White dwarfs are what most stars become after burning off the hydrogen that fuels them. Now our astronomers have seen one of these galactic objects switching on and off for the first time.
Researchers used a planet-hunting satellite to observe the unique phenomenon in a white dwarf about 1,400 light years from Earth.
This particular white dwarf is known to be accreting, or feeding, from an orbiting companion star.
Our astronomers saw it lose brightness in 30 minutes, a process only previously seen in accreting white dwarfs over a period of several days to months.
The brightness of an accreting white dwarf is affected by the amount of surrounding material it feeds on so the researchers say something is interfering with its food supply.
They believe what they’re witnessing could be changes to the white dwarf’s surface magnetic field.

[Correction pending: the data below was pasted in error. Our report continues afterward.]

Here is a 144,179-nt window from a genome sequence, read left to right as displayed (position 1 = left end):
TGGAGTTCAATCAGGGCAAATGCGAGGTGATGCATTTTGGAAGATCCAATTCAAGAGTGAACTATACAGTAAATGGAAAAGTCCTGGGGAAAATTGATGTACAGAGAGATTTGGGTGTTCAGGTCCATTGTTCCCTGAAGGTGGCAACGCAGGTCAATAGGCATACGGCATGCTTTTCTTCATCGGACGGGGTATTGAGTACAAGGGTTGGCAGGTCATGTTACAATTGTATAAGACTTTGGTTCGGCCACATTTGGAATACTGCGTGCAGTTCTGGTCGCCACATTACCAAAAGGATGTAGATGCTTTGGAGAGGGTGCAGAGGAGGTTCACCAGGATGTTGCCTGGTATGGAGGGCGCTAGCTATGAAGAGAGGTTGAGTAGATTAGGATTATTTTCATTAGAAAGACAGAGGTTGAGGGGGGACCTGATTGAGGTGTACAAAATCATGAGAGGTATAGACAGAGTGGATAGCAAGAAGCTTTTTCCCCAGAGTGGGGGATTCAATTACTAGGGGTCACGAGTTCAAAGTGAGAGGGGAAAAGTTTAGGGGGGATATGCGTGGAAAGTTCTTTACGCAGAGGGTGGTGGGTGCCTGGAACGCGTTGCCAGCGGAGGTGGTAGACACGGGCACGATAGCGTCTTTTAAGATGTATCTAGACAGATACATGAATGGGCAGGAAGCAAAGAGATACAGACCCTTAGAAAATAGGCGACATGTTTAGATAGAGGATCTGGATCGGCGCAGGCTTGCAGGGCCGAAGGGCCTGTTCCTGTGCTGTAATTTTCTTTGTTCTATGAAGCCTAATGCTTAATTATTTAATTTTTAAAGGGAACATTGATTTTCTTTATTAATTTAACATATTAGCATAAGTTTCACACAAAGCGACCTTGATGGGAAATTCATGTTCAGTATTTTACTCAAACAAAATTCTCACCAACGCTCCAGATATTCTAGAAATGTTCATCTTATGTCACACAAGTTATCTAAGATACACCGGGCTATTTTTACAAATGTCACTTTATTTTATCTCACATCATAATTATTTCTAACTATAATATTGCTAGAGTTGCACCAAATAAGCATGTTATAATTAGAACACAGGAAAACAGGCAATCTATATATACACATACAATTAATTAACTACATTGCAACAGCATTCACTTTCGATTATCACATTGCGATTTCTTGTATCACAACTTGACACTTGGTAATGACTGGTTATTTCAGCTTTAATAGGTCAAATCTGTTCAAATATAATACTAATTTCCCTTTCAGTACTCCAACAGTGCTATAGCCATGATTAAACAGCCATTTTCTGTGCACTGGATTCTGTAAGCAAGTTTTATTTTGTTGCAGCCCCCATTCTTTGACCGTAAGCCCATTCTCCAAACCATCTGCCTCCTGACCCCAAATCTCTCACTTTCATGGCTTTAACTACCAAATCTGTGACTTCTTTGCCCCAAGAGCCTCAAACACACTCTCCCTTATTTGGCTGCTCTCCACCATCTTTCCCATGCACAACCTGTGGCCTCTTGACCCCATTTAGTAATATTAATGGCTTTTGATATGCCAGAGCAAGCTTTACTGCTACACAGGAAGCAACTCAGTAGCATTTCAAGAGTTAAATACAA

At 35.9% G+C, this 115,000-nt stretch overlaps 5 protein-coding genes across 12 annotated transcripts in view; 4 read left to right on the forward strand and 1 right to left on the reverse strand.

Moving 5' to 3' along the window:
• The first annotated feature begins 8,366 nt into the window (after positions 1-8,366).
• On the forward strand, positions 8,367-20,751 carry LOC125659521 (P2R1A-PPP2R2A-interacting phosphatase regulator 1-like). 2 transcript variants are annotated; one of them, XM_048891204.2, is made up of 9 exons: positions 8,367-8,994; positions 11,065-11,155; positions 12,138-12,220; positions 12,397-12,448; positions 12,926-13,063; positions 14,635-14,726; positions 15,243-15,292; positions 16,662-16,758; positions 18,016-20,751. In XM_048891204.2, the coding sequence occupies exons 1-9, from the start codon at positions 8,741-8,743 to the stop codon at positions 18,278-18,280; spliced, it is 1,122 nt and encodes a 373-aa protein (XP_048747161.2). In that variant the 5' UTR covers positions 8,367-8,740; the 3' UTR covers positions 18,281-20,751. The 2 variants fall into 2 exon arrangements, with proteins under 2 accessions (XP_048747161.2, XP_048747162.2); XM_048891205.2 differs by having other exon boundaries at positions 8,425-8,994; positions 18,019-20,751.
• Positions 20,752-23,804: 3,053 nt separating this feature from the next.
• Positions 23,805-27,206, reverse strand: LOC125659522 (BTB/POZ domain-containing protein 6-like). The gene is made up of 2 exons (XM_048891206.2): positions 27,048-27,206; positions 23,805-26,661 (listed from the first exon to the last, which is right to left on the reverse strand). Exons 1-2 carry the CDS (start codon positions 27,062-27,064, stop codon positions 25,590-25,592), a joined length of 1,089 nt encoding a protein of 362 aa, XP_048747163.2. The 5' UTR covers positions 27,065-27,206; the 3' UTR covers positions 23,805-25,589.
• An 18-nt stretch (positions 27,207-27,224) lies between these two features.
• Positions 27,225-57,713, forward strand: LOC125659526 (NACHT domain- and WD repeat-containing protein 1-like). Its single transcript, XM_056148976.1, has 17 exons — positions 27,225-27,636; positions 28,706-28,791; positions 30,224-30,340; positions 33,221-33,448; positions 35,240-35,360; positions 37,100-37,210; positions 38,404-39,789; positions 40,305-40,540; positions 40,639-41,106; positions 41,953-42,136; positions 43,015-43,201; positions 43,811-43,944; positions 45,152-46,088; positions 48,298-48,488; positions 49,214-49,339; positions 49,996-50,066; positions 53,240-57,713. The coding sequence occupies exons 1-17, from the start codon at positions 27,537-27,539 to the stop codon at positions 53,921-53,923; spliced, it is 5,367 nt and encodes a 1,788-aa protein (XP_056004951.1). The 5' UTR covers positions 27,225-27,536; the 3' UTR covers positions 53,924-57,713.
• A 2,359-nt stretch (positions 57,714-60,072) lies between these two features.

During the “on” mode, when the brightness is high, the white dwarf feeds off the accretion disc as it normally would.
Suddenly and abruptly the system turns “off” and its brightness plummets.
The researchers say that when this happens the magnetic field is spinning so rapidly it creates a barrier disrupting the amount of food the white dwarf can receive – a process called magnetic gating.
This leads to semi-regular small increases in brightness seen by the astronomers. After some time, the system sporadically turns “on” again, and the brightness increases back to its original level.
They hope their discovery will teach us more about the physics behind accretion – where objects like black holes, white dwarfs and neutron stars feed on surrounding material from neighbouring stars.
Main image: An artist’s impression example of a white dwarf – in this image the white dwarf MV Lyrae – accreting as it draws in material from a companion star. Credit: Helena Uthas.